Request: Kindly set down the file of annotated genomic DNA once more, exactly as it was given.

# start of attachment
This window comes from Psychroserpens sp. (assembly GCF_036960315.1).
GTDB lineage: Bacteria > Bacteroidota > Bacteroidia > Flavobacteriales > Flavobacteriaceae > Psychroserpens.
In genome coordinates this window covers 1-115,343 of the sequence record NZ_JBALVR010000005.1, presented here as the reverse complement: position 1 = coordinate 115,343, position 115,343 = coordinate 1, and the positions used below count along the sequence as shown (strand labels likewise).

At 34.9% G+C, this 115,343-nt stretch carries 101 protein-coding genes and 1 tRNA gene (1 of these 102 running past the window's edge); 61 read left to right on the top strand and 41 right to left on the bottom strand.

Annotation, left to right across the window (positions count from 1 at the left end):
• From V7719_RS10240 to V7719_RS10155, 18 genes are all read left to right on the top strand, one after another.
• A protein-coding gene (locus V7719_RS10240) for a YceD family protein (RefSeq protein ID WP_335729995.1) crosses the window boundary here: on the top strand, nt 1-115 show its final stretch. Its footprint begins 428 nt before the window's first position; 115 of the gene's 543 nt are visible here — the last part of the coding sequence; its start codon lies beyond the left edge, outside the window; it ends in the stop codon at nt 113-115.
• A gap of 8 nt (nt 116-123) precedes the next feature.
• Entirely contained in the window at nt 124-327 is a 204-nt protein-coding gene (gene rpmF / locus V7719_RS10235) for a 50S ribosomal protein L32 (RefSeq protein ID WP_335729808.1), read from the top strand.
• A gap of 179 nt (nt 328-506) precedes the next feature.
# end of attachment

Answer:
This window comes from Psychroserpens sp. (assembly GCF_036960315.1).
GTDB lineage: Bacteria > Bacteroidota > Bacteroidia > Flavobacteriales > Flavobacteriaceae > Psychroserpens.
In genome coordinates this window covers 1-115,343 of the sequence record NZ_JBALVR010000005.1, presented here as the reverse complement: position 1 = coordinate 115,343, position 115,343 = coordinate 1, and the positions used below count along the sequence as shown (strand labels likewise).

At 34.9% G+C, this 115,343-nt stretch carries 101 protein-coding genes and 1 tRNA gene (1 of these 102 running past the window's edge); 61 read left to right on the top strand and 41 right to left on the bottom strand.

Annotation, left to right across the window (positions count from 1 at the left end):
• From V7719_RS10240 to V7719_RS10155, 18 genes are all read left to right on the top strand, one after another.
• A protein-coding gene (locus V7719_RS10240) for a YceD family protein (RefSeq protein ID WP_335729995.1) crosses the window boundary here: on the top strand, nt 1-115 show its final stretch. Its footprint begins 428 nt before the window's first position; 115 of the gene's 543 nt are visible here — the last part of the coding sequence; its start codon lies beyond the left edge, outside the window; it ends in the stop codon at nt 113-115.
• A gap of 8 nt (nt 116-123) precedes the next feature.
• Entirely contained in the window at nt 124-327 is a 204-nt protein-coding gene (gene rpmF / locus V7719_RS10235) for a 50S ribosomal protein L32 (RefSeq protein ID WP_335729808.1), read from the top strand.
• A gap of 179 nt (nt 328-506) precedes the next feature.